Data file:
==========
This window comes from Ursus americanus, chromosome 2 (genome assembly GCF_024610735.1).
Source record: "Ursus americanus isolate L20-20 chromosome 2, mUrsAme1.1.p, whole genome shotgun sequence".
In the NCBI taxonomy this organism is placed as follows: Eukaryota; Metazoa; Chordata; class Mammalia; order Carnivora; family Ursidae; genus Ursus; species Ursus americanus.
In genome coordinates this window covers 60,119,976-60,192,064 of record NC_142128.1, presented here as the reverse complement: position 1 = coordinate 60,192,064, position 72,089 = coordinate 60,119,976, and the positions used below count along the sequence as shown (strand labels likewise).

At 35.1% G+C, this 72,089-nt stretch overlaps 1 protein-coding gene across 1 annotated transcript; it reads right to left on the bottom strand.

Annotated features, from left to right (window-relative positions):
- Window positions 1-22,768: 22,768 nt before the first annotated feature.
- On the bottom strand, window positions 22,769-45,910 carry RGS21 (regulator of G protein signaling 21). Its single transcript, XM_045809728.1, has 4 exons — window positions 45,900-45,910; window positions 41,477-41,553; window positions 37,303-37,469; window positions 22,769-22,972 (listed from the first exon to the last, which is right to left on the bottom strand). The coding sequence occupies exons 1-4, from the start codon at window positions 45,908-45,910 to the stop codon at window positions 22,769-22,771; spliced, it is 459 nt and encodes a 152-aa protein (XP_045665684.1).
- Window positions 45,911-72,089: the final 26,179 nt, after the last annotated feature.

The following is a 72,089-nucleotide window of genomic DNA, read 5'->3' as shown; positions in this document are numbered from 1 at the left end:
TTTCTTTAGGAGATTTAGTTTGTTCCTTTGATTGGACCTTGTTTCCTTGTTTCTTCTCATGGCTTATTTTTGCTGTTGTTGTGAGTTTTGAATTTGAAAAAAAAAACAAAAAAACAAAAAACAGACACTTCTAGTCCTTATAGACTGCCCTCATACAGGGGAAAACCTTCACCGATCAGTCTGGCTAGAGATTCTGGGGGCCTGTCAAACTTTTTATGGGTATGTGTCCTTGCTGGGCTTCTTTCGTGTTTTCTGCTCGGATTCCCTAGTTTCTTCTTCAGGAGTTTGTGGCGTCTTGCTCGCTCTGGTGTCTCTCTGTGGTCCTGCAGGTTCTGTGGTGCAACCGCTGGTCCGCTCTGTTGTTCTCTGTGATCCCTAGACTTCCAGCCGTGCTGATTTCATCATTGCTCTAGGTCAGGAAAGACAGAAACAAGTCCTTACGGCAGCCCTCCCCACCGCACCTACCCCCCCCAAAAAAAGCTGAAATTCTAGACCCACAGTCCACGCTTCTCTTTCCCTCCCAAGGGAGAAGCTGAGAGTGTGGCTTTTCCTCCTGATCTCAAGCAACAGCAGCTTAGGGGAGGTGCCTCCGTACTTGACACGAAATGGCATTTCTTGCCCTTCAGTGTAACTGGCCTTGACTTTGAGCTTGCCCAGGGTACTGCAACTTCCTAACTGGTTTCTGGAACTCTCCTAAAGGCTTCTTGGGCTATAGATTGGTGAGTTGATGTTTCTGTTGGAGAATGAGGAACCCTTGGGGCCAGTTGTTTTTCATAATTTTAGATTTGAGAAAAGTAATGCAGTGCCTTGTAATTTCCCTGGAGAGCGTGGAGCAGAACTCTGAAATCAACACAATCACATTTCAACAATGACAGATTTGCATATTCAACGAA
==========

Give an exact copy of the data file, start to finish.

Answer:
This window comes from Ursus americanus, chromosome 2 (genome assembly GCF_024610735.1).
Source record: "Ursus americanus isolate L20-20 chromosome 2, mUrsAme1.1.p, whole genome shotgun sequence".
In the NCBI taxonomy this organism is placed as follows: Eukaryota; Metazoa; Chordata; class Mammalia; order Carnivora; family Ursidae; genus Ursus; species Ursus americanus.
In genome coordinates this window covers 60,119,976-60,192,064 of record NC_142128.1, presented here as the reverse complement: position 1 = coordinate 60,192,064, position 72,089 = coordinate 60,119,976, and the positions used below count along the sequence as shown (strand labels likewise).

At 35.1% G+C, this 72,089-nt stretch overlaps 1 protein-coding gene across 1 annotated transcript; it reads right to left on the bottom strand.

Annotated features, from left to right (window-relative positions):
- Window positions 1-22,768: 22,768 nt before the first annotated feature.
- On the bottom strand, window positions 22,769-45,910 carry RGS21 (regulator of G protein signaling 21). Its single transcript, XM_045809728.1, has 4 exons — window positions 45,900-45,910; window positions 41,477-41,553; window positions 37,303-37,469; window positions 22,769-22,972 (listed from the first exon to the last, which is right to left on the bottom strand). The coding sequence occupies exons 1-4, from the start codon at window positions 45,908-45,910 to the stop codon at window positions 22,769-22,771; spliced, it is 459 nt and encodes a 152-aa protein (XP_045665684.1).
- Window positions 45,911-72,089: the final 26,179 nt, after the last annotated feature.

The following is a 72,089-nucleotide window of genomic DNA, read 5'->3' as shown; positions in this document are numbered from 1 at the left end:
TTTCTTTAGGAGATTTAGTTTGTTCCTTTGATTGGACCTTGTTTCCTTGTTTCTTCTCATGGCTTATTTTTGCTGTTGTTGTGAGTTTTGAATTTGAAAAAAAAAACAAAAAAACAAAAAACAGACACTTCTAGTCCTTATAGACTGCCCTCATACAGGGGAAAACCTTCACCGATCAGTCTGGCTAGAGATTCTGGGGGCCTGTCAAACTTTTTATGGGTATGTGTCCTTGCTGGGCTTCTTTCGTGTTTTCTGCTCGGATTCCCTAGTTTCTTCTTCAGGAGTTTGTGGCGTCTTGCTCGCTCTGGTGTCTCTCTGTGGTCCTGCAGGTTCTGTGGTGCAACCGCTGGTCCGCTCTGTTGTTCTCTGTGATCCCTAGACTTCCAGCCGTGCTGATTTCATCATTGCTCTAGGTCAGGAAAGACAGAAACAAGTCCTTACGGCAGCCCTCCCCACCGCACCTACCCCCCCCAAAAAAAGCTGAAATTCTAGACCCACAGTCCACGCTTCTCTTTCCCTCCCAAGGGAGAAGCTGAGAGTGTGGCTTTTCCTCCTGATCTCAAGCAACAGCAGCTTAGGGGAGGTGCCTCCGTACTTGACACGAAATGGCATTTCTTGCCCTTCAGTGTAACTGGCCTTGACTTTGAGCTTGCCCAGGGTACTGCAACTTCCTAACTGGTTTCTGGAACTCTCCTAAAGGCTTCTTGGGCTATAGATTGGTGAGTTGATGTTTCTGTTGGAGAATGAGGAACCCTTGGGGCCAGTTGTTTTTCATAATTTTAGATTTGAGAAAAGTAATGCAGTGCCTTGTAATTTCCCTGGAGAGCGTGGAGCAGAACTCTGAAATCAACACAATCACATTTCAACAATGACAGATTTGCATATTCAACGAA